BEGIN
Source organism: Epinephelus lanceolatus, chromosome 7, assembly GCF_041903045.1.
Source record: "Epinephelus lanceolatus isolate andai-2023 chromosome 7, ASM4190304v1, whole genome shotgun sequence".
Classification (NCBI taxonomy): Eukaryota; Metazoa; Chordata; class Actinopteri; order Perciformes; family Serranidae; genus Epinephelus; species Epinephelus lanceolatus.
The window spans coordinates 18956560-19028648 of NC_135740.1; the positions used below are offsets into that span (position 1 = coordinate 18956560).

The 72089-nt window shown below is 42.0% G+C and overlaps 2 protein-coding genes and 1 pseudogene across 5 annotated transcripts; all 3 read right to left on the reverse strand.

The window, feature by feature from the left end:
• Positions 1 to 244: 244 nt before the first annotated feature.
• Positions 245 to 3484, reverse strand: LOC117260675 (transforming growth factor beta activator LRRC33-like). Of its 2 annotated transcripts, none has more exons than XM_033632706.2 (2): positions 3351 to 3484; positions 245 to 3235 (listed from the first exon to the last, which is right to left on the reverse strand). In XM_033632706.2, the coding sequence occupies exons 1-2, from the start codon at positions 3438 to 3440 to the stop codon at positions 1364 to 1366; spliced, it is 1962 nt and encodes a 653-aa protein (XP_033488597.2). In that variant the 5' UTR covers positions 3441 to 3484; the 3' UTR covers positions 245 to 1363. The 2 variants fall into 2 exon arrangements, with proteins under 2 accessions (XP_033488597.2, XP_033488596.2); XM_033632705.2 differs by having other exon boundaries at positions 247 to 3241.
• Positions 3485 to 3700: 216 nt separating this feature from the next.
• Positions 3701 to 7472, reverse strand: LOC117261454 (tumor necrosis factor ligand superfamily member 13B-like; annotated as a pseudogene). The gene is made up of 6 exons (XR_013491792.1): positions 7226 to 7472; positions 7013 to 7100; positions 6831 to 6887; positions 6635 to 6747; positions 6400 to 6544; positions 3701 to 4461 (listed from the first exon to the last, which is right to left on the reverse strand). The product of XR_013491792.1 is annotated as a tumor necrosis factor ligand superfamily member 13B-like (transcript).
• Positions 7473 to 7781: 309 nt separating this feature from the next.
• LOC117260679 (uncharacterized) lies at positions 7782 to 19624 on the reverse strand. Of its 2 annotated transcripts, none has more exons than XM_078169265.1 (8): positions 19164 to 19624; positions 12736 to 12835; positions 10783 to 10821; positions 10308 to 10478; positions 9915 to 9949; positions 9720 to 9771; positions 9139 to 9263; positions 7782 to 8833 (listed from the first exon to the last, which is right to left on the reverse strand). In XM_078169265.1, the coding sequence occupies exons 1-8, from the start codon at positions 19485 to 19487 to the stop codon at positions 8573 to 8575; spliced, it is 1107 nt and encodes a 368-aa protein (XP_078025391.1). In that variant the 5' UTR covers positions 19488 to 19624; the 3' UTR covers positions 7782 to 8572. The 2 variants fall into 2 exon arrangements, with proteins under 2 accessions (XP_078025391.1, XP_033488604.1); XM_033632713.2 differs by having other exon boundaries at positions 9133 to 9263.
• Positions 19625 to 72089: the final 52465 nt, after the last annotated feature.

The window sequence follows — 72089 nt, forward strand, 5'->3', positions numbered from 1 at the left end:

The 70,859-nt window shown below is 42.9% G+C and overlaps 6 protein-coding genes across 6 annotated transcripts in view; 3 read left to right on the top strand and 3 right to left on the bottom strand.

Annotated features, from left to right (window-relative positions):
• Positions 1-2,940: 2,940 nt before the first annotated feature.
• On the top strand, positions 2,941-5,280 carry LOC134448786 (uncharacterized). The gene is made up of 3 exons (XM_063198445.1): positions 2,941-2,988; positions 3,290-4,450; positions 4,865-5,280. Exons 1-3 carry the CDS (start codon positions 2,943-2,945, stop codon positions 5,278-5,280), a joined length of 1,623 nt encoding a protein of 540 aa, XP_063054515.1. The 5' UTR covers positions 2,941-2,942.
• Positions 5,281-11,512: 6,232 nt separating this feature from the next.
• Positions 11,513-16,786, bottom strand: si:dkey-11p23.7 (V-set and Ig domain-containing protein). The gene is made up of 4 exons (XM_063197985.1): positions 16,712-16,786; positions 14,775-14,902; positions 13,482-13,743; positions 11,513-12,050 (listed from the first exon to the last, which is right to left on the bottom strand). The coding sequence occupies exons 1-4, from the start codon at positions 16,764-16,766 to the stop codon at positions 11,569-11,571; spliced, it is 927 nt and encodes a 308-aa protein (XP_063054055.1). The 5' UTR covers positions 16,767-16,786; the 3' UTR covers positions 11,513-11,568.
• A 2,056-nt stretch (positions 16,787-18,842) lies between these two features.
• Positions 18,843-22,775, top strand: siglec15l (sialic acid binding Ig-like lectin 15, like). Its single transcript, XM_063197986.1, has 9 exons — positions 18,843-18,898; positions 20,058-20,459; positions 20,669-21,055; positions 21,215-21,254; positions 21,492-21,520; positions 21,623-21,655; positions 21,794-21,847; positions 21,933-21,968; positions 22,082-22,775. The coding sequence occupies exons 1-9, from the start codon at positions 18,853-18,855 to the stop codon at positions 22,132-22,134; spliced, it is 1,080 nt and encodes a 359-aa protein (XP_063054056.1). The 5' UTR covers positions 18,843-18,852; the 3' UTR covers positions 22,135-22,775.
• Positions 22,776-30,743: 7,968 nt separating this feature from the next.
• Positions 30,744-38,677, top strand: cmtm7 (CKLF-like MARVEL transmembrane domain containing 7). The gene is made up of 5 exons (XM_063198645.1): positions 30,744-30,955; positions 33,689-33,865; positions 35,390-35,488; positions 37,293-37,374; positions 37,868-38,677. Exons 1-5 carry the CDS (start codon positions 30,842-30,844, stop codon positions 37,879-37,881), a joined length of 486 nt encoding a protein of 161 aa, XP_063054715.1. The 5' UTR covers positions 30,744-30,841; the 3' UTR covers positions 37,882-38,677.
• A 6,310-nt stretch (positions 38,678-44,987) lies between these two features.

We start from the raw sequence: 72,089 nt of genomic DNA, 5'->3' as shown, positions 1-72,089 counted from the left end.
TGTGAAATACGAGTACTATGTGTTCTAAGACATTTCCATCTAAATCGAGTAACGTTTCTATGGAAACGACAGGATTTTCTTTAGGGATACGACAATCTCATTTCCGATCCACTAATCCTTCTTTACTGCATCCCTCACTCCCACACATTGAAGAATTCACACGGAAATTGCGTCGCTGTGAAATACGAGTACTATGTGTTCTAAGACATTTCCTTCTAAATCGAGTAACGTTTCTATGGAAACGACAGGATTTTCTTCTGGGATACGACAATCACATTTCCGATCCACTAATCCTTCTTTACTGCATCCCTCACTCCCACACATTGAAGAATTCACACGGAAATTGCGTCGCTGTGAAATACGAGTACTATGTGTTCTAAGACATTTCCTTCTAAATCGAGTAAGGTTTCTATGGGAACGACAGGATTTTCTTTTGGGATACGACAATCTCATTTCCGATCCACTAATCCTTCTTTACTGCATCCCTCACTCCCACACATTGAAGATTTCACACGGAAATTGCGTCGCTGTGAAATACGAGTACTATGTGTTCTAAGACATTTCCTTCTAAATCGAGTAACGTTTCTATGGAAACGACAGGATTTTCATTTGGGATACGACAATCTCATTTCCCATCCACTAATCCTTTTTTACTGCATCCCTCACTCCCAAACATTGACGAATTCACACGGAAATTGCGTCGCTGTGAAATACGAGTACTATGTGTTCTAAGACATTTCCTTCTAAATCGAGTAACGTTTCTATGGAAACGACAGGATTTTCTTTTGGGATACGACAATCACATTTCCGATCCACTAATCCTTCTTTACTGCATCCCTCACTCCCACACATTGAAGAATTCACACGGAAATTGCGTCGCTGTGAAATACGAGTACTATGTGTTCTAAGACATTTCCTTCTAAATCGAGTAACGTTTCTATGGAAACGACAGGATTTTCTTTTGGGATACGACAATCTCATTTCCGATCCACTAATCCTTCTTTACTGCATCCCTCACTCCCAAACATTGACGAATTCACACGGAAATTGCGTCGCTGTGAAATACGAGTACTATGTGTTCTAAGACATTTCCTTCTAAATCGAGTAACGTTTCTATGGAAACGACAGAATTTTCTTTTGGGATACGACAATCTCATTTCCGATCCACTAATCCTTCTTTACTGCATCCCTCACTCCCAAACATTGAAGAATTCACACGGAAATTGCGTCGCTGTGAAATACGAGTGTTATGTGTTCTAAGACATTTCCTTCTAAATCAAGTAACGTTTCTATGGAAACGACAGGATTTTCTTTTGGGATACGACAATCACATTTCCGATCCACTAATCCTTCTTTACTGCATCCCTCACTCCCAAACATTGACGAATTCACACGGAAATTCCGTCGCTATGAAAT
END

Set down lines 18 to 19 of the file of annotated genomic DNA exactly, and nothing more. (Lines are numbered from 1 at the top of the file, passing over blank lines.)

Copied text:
• On the top strand, positions 2,941-5,280 carry LOC134448786 (uncharacterized). The gene is made up of 3 exons (XM_063198445.1): positions 2,941-2,988; positions 3,290-4,450; positions 4,865-5,280. Exons 1-3 carry the CDS (start codon positions 2,943-2,945, stop codon positions 5,278-5,280), a joined length of 1,623 nt encoding a protein of 540 aa, XP_063054515.1. The 5' UTR covers positions 2,941-2,942.
• Positions 5,281-11,512: 6,232 nt separating this feature from the next.